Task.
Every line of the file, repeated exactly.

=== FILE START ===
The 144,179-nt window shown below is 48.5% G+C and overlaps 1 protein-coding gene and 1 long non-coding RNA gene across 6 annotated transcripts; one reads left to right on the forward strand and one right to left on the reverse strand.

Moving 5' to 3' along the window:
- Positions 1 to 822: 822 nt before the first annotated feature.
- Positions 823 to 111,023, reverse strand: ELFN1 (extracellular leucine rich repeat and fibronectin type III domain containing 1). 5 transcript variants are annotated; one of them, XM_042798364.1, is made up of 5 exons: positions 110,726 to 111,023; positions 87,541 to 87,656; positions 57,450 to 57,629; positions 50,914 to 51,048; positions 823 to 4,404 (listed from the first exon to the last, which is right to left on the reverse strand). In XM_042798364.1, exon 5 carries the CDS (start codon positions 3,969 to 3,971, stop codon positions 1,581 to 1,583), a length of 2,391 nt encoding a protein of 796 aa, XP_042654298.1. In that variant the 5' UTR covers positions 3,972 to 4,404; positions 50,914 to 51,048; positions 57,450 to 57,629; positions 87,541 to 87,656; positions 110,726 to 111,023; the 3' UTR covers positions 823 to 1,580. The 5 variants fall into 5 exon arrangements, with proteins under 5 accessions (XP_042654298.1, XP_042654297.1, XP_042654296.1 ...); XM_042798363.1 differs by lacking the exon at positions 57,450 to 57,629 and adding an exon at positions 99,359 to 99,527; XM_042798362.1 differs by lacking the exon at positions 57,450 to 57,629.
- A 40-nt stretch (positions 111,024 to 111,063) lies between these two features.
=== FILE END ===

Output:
The 144,179-nt window shown below is 48.5% G+C and overlaps 1 protein-coding gene and 1 long non-coding RNA gene across 6 annotated transcripts; one reads left to right on the forward strand and one right to left on the reverse strand.

Moving 5' to 3' along the window:
- Positions 1 to 822: 822 nt before the first annotated feature.
- Positions 823 to 111,023, reverse strand: ELFN1 (extracellular leucine rich repeat and fibronectin type III domain containing 1). 5 transcript variants are annotated; one of them, XM_042798364.1, is made up of 5 exons: positions 110,726 to 111,023; positions 87,541 to 87,656; positions 57,450 to 57,629; positions 50,914 to 51,048; positions 823 to 4,404 (listed from the first exon to the last, which is right to left on the reverse strand). In XM_042798364.1, exon 5 carries the CDS (start codon positions 3,969 to 3,971, stop codon positions 1,581 to 1,583), a length of 2,391 nt encoding a protein of 796 aa, XP_042654298.1. In that variant the 5' UTR covers positions 3,972 to 4,404; positions 50,914 to 51,048; positions 57,450 to 57,629; positions 87,541 to 87,656; positions 110,726 to 111,023; the 3' UTR covers positions 823 to 1,580. The 5 variants fall into 5 exon arrangements, with proteins under 5 accessions (XP_042654298.1, XP_042654297.1, XP_042654296.1 ...); XM_042798363.1 differs by lacking the exon at positions 57,450 to 57,629 and adding an exon at positions 99,359 to 99,527; XM_042798362.1 differs by lacking the exon at positions 57,450 to 57,629.
- A 40-nt stretch (positions 111,024 to 111,063) lies between these two features.